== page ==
Last month we took ourselves off to Digital Shoreditch Live in anticipation of futuristic content trends, cutting edge digital strategies and free pens. Instead we found the talks that really resounded* came in the form of back-to-school, pragmatic advice.
Anybody in charge of Content – either in-house or as a service offer for clients – knows not only that it is a tough sell to clients and managers, but that it can also be a tricky beast to manage.
As Somebody Wise once said:
“Content is like the school pet. Everyone wants a go, but nobody wants to take responsibility for it.”
Here the most constructive, practical wisdom we heard at DS15, all of which addresses this content conundrum:
Arm yourself with the facts. You know it’s going to be hard convincing anybody to part with budget for Content. Make sure you have some strong statistics (e.g. ’B2B companies with blogs generate 67% more leads on average’) to back up your case – theory and persuasiveness usually doesn’t cut it.
Be realistic. Be pragmatic in your pitch. ROI should be achievable and budget should be reasonable – particularly where Content is a relatively new approach.
Prove it. Don’t be defeated by a measly (or non-existent) budget at the beginning. Start with something small but effective – an active Twitter account or a lively blog – and demonstrate that good Content can make a serious impact on audience engagement.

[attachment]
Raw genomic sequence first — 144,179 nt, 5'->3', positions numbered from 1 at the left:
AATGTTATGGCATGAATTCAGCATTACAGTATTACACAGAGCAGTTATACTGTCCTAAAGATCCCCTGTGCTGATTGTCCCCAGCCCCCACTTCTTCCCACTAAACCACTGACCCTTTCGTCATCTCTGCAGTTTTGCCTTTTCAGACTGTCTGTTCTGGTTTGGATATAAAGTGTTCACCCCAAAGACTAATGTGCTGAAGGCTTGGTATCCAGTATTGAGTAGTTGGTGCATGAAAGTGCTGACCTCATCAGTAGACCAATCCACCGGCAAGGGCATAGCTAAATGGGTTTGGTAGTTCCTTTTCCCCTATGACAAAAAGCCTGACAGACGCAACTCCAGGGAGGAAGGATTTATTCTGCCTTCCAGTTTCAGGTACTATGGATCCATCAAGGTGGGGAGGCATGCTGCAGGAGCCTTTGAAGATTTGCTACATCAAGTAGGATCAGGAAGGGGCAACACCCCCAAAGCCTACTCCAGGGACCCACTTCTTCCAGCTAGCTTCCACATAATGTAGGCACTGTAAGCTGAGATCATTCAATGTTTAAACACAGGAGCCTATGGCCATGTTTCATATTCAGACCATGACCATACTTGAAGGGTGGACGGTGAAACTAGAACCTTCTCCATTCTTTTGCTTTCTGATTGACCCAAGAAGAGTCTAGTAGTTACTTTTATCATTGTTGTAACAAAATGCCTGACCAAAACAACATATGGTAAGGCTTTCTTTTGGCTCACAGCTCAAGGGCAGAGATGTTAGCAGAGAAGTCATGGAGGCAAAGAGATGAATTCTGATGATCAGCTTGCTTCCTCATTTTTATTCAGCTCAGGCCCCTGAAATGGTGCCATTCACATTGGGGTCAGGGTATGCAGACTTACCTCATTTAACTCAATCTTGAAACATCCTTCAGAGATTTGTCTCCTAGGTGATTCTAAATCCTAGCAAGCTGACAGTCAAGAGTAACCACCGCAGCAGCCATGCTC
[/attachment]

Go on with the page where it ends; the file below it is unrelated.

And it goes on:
Keep tabs. Know how each bit of content will or should be measured (shares, likes, increase in sales, sign ups…), and keep tabs on performance. Measuring the success of your campaign is crucial in justifying and increasing budget spend, as well as incentivising your team.
Make it happen. Being an editor or Head of Content goes far beyond creating a strong Content Strategy. The real challenge lies in committing to it, organising resources around it and making sure it doesn’t get pushed down (or off) the list of priorities. Be realistic, organised and keep energy high.
Own it. Appoint a Managing Editor of content who approves everything. Content by committee is chaos – the tone is quickly diluted and momentum is almost always lost by the time it’s signed off (by 8 people).
Avoid asking for feedback. If you ask for feedback, that person will feel compelled to offer some. For a quick and painless sign off, ask for sign off or approval. Works wonders.
*Particularly useful were the Sticky Content talks at DS15. I highly recommend you visit their website and sign up to their excellent blog.